To concretely illustrate the technique, the following graphic indicates the times at which each of the five pitches in the “5-limit pentatonic phases” piece are at their loudest points. Each horizontal line represents a different pitch (labeled on the y-axis as a ratio from the root pitch), and time is measured on the x-axis, each minute indicated by a vertical line. You can play the 5-limit pentatonic phases piece and follow along to this score. (Click to open the image and it will look less scrunched!)

There is nothing else to these pieces, except for presentational details. I tweaked the overall volume of each pitch to obtain a good balance, while also making the more simple intervals a little more prominent than the more extended intervals. I also had to cut off the pieces at some point, since the process of pitches fading in and out could in principle last forever. Thus I cut off every scale phase arbitrarily at 1000 seconds. This means that the pieces are very long, but also it is in no way necessary to listen to the whole thing, or to start at the beginning. I think the best way to compare the pieces is to listen to little snippets of each one side by side. I also enjoy listening to an entire one of these pieces all the way through — I find them quite relaxing.

The audio files are here, and more specific information about each piece can be found below. The files were realized using csound.
major phases
chromatic phases
3-limit pentatonic phases
offset 5-limit pentatonic phases
7-limit pentatonic phases
Grainger tri-pentatonic phases
Grady tri-pentatonic 14-tone #1: phases
Grady tri-pentatonic 14-tone #2
Grady tri-pentatonic 14-tone #3

“Major phases” and “chromatic phases” both represent scales playable on standard Western equal-tempered instruments. “Major phases” is the 7 pitches of the equal-tempered A major scale, with the root pitch at 220Hz. “Chromatic phases” is all 12 pitches of the chromatic scale, again with the “root” (lowest) pitch at 220Hz. These two scales are very familiar, but presented here in an unusual way.

The rest of the scales are all just-intonation scales of some variety. In other words, all of the intervals in these scales can be represented as ratios of integers.

“3-limit pentatonic phases” is a very simple scale. It is built in the Pythagorean fashion, being entirely composed of adjacent perfect fifths (i.e. the ratio 3:2). These are then compressed into one octave. The complete set of ratios in this scale is {1:1, 9:8, 81:64, 3:2, 27:16}; Pythagorean just-intonation equivalents of root, major second, major third, perfect fifth, and major sixth, respectively.

The 5-limit pentatonic is similar to the 3-limit pentatonic, but instead of the Pythagorean major third (81:64) and major sixth (27:16), it has the 5-limit major third (5:4) and major sixth (5:3). Although the resulting frequencies are not so distant from one another, I think the scales end up “feeling” different. I find that the 5-limit scale sounds more soft and sonorous. The scale-phase pieces representing these two scales above have been realized so as to be directly comparable to one another. Both have a concert C root, and identical temporal patterns of loudness. I generated these two scale phases at the request of Steve Grainger.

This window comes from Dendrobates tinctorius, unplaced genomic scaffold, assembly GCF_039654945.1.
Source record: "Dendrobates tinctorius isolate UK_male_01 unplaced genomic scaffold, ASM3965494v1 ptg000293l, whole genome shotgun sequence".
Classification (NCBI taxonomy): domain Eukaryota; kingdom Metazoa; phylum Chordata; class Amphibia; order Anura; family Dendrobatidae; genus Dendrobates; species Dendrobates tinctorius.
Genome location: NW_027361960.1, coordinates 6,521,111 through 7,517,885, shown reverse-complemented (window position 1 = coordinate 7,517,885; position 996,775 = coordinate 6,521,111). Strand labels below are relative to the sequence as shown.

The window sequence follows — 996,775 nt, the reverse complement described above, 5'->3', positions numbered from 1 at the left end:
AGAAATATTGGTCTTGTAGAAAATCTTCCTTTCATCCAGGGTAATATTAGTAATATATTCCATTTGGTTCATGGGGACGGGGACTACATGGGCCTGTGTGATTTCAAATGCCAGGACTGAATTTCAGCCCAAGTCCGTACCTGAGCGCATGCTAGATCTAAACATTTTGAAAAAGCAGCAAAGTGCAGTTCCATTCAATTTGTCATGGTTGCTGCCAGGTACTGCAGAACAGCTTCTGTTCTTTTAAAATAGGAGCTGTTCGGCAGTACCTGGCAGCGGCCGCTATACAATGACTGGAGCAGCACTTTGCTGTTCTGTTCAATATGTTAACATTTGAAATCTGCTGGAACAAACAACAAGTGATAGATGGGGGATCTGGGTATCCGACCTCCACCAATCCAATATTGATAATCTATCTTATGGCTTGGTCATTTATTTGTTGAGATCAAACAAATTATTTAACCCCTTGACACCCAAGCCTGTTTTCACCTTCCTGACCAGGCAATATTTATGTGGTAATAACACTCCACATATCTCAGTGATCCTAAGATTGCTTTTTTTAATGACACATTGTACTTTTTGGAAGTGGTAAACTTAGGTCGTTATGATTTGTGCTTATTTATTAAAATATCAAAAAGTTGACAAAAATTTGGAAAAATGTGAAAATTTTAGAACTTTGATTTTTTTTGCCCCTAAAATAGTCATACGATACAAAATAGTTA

The 7-limit pentatonic is somewhat different from the other two pentatonics. Instead of a major third, it has a 7-limit minor third (7:6); and instead of a major sixth it has a 7-limit minor seventh (7:4). It has no major second (9:8), but has a perfect fourth (4:3). I find that this scale sounds very sonorous and also mournful. It has been realized with its root at 200Hz, and the full set of intervals from the root present in this scale is {1:1, 7:6, 4:3, 3:2, 7:6}. Note that the number 5 is absent from all of these ratios.

The rest of the scales presented here are based on this 7-limit pentatonic.

The Grainger tri-pentatonic is a single scale comprising three 7-limit pentatonics spaced at perfect fifths from one another, their constituent pitches then octave-corrected into the space of a single octave. A nice diagram of this scale can be found in this post from Anaphoria. The simple 7-limit pentatonic is represented on the top left of the diagram, and the dark lines in the central part of the diagram show the three conjoined pentatonics comprising the tri-pentatonic. The resulting scale has nine tones, at the following intervals from the root: {1:1, 9:8, 7:6, 21:16, 4:3, 3:2, 14:9, 7:4, 16:9}. This scale was developed by Steve Grainger.

The other three scales are 14-tone extensions of the Grainger tri-pentatonic. All of these were developed by Kraig Grady, and are also discussed in the Anaphoria post mentioned above. See this post for information about intervals present in the scales, etc. #1 is the “left-most” scale in the diagram (that including the ratio 112:81), #2 is the other scale represented on the flat plane, and #3 is the scale represented as including the diagram’s vertical dimension. The scales are similar to one another, and to the simple tri-pentatonic, but have differing flavors of dissonances. I have generated these three scales with their roots at 200Hz and with identical time courses of loudness so that they can be directly compared to one another, and to the tri-pentatonic. However each of them, like all of the other scales in this post, can stand on its own — either for concentrated listening or as “furniture music” for setting a textural mood.